Tuesday, August 12, 2008

Tagua Art & Wayne's Word

My great addiction for collecting seeds continues to blossom. The latest seed to catch my fancy is Tagua (from the Tagua Palm Tree). Tagua is also called vegetable ivory (vegans like me can relate) because it is so easy to carve it. The pictures here show tagua before it's carved & after it's carved into an egret. Plus you can see that my love of necklaces continues with this orchid tagua nut piece. According to Wikipedia: The tagua nut is an extremely hard nut that comes from the ivory-nut palm. Its endosperm can be carved and polished like ivory, making it a botanical alternative to elephant ivory and giving rise to the name "vegetable ivory." Before carving, the nut is covered with a brown, flaky skin and shaped like a small avocado. Tagua nuts can be found in the rainforest, typically on the ground, where their outer skin is eaten by the various animals populating the region. Another favorite collectable of mine are sea beans (see earlier blog). Most sea beans are in the species called "Mucuna". According to Wayne's Word: Most species of Mucuna are climbing woody vines called lianas that twine through the rain forest trees like "botanical boa constrictors." Their bat-pollinated flowers and pods are produced on long, rope-like stems that hang from the forest canopy. The seed pods are covered with microscopic velvety hairs (called trichomes) that can be extremely painful if they get into your eyes. In the Caribbean region and Central America, the hairs were stirred into honey or syrup as a remedy to dispel intestinal parasites. The dense covering of irritating hairs may help to discourage seed predators, particularly when the seeds are soft and vulnerable. At maturity, each pod produces several hard, marble-like seeds. The seed is called "ojo de buey" because of its striking resemblance to the eye of a bull. The seeds are also known as "sea beans," because they are commonly carried by rivers into the ocean.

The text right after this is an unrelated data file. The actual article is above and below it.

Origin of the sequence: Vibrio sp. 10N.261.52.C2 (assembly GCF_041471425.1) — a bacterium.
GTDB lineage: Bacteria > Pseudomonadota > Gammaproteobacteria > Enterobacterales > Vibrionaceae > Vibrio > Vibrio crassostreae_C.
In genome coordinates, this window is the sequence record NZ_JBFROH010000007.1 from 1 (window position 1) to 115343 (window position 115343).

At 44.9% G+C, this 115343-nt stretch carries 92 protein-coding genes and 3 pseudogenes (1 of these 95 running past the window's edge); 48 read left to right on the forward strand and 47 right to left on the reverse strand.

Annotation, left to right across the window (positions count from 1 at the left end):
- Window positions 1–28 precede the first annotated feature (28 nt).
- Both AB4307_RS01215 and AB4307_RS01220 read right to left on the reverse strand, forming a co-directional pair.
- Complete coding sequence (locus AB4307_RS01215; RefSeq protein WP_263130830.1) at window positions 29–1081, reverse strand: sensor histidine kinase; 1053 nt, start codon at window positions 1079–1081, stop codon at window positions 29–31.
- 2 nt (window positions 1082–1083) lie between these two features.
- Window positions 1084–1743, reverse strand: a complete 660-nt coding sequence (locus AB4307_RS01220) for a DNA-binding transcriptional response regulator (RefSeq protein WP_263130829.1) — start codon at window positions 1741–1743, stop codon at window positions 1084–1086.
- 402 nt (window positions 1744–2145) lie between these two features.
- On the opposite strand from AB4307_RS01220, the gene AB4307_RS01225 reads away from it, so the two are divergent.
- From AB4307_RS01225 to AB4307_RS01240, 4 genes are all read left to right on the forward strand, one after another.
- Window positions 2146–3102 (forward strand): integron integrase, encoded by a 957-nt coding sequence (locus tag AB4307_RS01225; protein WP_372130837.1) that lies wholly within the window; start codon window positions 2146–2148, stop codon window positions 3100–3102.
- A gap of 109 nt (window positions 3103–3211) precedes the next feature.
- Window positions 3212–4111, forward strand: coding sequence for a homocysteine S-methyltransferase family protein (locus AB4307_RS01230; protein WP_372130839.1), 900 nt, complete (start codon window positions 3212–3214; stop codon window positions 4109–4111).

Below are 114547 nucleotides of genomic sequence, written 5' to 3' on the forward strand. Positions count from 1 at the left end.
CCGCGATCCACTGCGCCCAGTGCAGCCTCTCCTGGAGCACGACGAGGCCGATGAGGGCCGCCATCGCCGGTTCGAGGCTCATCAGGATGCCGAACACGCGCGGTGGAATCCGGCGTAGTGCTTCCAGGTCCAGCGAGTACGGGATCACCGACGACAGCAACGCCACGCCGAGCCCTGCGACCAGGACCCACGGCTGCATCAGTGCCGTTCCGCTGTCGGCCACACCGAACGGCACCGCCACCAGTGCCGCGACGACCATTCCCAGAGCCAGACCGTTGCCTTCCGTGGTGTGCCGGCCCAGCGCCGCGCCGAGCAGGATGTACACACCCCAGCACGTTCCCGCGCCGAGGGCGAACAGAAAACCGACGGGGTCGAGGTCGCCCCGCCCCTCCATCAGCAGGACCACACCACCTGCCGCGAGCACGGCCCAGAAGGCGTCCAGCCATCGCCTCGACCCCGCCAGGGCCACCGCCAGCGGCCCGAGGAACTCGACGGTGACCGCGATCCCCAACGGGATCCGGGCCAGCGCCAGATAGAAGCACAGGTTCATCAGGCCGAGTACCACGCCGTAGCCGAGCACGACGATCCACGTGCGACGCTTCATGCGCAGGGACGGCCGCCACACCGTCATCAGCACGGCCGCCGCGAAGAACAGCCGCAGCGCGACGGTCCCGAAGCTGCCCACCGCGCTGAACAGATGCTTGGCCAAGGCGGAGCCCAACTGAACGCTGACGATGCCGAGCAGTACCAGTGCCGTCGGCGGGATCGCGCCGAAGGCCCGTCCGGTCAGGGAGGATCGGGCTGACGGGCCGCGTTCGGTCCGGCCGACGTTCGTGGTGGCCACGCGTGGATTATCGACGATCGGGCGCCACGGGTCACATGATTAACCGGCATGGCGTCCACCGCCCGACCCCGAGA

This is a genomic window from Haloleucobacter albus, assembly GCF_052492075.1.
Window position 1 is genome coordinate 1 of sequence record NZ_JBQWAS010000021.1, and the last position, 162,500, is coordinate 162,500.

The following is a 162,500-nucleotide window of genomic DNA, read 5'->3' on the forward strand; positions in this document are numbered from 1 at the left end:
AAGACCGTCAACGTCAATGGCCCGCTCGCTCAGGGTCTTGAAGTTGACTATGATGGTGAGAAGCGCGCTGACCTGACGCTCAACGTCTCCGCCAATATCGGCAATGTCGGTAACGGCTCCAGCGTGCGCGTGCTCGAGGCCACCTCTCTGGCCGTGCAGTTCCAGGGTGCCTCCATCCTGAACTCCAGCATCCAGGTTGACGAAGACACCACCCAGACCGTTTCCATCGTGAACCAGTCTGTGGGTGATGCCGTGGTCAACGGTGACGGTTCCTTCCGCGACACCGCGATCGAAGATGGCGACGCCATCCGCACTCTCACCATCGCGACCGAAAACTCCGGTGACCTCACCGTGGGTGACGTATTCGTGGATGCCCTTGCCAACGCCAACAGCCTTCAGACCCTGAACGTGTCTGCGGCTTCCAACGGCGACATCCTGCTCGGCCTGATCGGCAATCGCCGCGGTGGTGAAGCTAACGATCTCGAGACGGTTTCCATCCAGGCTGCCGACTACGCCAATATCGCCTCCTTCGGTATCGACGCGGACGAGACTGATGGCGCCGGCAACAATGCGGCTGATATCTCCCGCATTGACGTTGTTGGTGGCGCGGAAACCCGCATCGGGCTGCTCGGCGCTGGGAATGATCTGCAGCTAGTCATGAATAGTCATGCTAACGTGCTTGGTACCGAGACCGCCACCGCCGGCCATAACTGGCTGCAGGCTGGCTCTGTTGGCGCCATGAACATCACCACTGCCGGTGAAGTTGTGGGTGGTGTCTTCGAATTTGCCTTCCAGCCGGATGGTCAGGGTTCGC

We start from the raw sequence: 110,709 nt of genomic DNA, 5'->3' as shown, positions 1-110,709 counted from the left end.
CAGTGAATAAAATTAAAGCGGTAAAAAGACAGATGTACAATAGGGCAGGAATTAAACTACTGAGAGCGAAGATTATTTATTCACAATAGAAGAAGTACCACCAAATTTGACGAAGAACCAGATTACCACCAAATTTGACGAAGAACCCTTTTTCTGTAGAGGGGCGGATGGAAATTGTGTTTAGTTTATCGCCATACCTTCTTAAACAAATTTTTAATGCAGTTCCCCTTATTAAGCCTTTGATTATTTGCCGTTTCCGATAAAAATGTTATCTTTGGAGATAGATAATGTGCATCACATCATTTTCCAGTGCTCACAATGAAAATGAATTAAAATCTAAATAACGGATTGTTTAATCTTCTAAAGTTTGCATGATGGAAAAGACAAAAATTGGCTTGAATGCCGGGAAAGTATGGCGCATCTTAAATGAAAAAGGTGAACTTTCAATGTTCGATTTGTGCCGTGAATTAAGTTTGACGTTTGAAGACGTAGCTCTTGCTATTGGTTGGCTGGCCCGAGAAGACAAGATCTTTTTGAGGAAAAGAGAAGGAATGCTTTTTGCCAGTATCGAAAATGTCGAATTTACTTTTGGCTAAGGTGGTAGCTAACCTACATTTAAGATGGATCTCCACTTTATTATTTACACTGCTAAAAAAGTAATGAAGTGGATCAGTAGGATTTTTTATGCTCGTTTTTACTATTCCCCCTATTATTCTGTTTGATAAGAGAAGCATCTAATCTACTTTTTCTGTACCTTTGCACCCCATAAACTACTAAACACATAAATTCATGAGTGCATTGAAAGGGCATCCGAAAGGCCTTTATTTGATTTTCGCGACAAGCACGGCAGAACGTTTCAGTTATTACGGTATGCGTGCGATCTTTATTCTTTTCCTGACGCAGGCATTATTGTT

I have collected so many sea beans, they threaten to take over my condo. I have purchased several large glass containers where I display them. I've been keeping pretty busy with barely any time to keep up with this blog. Today I spent 4 hours in David (not my first choice) getting my multi-entry passport stamp, provisional visa & Panama driver's license up-to-date for my travel to Columbia on 8/14 (one can't get in our out of the country w/o the passport stamp). Tomorrow I'll go back in to register my new 4WD Nissan Frontier.
Some of my other activities include: joining the Boquete Rotary Club (meets every Thursday at 9:00 a.m.), volunteering at Paradise Gardens animal rescue center (Thursday after Rotary), kayaking the lagoon in my newly purchased kayaks (I especially like the Perception Sundance), daily bird walks in the mangrove and twice-daily beach walks in search of seeds. I'm looking forward to the Columbia trip so I can "relax"! I'll keep up on the blog while I'm in Columbia because I'll have the computer with me (& there is hopefully a high-speed Internet connection as advertised at the resort). Today I signed up for a Panamanian post office box. In case you want to send me a letter or Christmas Card... or even birthday card (instead of email), here it is:

Elaine Mayer
P.O. Box 0426-1419
David, Chiriqui
Republic of Panama

If you want to Skype or call me, the number is 011-507-772-8028. If you buy Skype Credit & click that you are calling Panama, the only number you type in is 772-8028.
Till I Blog from Columbia...

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